The Thursday Special — Ragu Bolognese with fettuccine, basil and micro greens
Roasted Sea Scallops with bacon cauliflower purée, fingerling potatoes and shaved black truffle
Nota Bene Hogtown Classic of Pulled Suckling Pig & Boudin Noir Tart with maple bacon,
Tallegio cheese and truffle vinaigrette topped with crackling
The dessert offerings included a sinful selection of eight decadent desserts to tempt the weak, from Sticky Toffee Pudding served with pecan pralines and spotted dick ice cream, Double Chocolate Brownie with banana ice cream, cornflake crunch and Kahlua caramel, and an Apple Galette with vanilla ice cream and blueberry compote. A quiet word to our server earlier on, resulted in a thin wafer of chocolate being brought to our table, with the words 'Happy Birthday' piped on top and finished with a little birthday candle, for the birthday boy at our table. A nice touch. For those heading to the opera or ballet at the Four Seasons Centre for the Performing Arts, Nota Bene's Pre-Theatre menu makes a fine dining option, with two courses for $34 or three for $42.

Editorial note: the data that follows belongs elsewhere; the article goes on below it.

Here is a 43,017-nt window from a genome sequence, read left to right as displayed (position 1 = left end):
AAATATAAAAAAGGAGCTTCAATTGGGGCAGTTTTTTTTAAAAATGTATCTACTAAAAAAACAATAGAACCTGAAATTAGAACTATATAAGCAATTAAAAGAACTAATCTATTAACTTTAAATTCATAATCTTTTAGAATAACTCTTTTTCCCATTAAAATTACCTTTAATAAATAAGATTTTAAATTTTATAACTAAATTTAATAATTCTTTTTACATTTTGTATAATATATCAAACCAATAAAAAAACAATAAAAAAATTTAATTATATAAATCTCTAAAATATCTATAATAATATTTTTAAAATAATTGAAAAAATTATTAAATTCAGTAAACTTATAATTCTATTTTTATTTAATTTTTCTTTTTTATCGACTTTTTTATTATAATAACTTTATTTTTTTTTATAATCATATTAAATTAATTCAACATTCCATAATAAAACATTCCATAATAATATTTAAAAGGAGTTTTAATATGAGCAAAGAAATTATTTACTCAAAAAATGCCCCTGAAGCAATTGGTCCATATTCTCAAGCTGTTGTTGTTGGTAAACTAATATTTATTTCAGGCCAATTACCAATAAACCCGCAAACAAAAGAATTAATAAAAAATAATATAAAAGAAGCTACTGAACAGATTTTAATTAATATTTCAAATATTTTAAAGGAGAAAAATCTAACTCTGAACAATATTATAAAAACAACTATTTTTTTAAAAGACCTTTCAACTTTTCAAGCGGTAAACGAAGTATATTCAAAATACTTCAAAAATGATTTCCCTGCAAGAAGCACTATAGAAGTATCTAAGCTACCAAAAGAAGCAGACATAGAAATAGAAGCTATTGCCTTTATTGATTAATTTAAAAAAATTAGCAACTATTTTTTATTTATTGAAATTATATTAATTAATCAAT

Apple Galette with Vanilla Ice Cream and Blueberry Compote
Cheese Plate with Chamblé, Sainte Maure and Rocchetta with a small bowl of honey
The only problem is that Nota Bene was designed from the start: the food is interesting, unfussy and well prepared, the service professional, the overall mood unpretentiously sophisticated. On the technical side, I’d say they've nailed it, although at the expense of any feeling of warmth or romance. But when you're courting account execs with large expense accounts, something's got to fall off the back end. The night we were there, service was friendly, polite, and efficient. But friendly? No. The partners have always prided themselves on attention to detail, but one detail you can't fabricate is 'heart'.